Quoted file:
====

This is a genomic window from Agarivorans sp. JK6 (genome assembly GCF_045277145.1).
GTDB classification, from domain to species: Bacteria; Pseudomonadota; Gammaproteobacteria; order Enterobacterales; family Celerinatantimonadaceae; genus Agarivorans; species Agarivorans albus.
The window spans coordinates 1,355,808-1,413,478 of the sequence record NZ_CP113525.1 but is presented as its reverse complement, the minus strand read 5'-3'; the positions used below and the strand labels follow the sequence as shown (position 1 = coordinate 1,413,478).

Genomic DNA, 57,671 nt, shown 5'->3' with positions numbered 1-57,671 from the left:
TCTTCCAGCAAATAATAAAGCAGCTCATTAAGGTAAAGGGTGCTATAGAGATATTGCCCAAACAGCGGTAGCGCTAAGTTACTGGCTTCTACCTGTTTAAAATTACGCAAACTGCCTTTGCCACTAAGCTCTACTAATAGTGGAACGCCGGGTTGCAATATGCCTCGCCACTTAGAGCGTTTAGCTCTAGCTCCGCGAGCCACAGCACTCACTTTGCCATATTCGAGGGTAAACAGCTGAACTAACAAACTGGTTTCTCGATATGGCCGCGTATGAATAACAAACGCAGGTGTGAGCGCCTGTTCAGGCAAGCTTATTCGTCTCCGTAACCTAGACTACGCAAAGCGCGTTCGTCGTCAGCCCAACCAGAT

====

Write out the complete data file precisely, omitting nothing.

This is a genomic window from Agarivorans sp. JK6 (genome assembly GCF_045277145.1).
GTDB classification, from domain to species: Bacteria; Pseudomonadota; Gammaproteobacteria; order Enterobacterales; family Celerinatantimonadaceae; genus Agarivorans; species Agarivorans albus.
The window spans coordinates 1,355,808-1,413,478 of the sequence record NZ_CP113525.1 but is presented as its reverse complement, the minus strand read 5'-3'; the positions used below and the strand labels follow the sequence as shown (position 1 = coordinate 1,413,478).

Genomic DNA, 57,671 nt, shown 5'->3' with positions numbered 1-57,671 from the left:
TCTTCCAGCAAATAATAAAGCAGCTCATTAAGGTAAAGGGTGCTATAGAGATATTGCCCAAACAGCGGTAGCGCTAAGTTACTGGCTTCTACCTGTTTAAAATTACGCAAACTGCCTTTGCCACTAAGCTCTACTAATAGTGGAACGCCGGGTTGCAATATGCCTCGCCACTTAGAGCGTTTAGCTCTAGCTCCGCGAGCCACAGCACTCACTTTGCCATATTCGAGGGTAAACAGCTGAACTAACAAACTGGTTTCTCGATATGGCCGCGTATGAATAACAAACGCAGGTGTGAGCGCCTGTTCAGGCAAGCTTATTCGTCTCCGTAACCTAGACTACGCAAAGCGCGTTCGTCGTCAGCCCAACCAGAT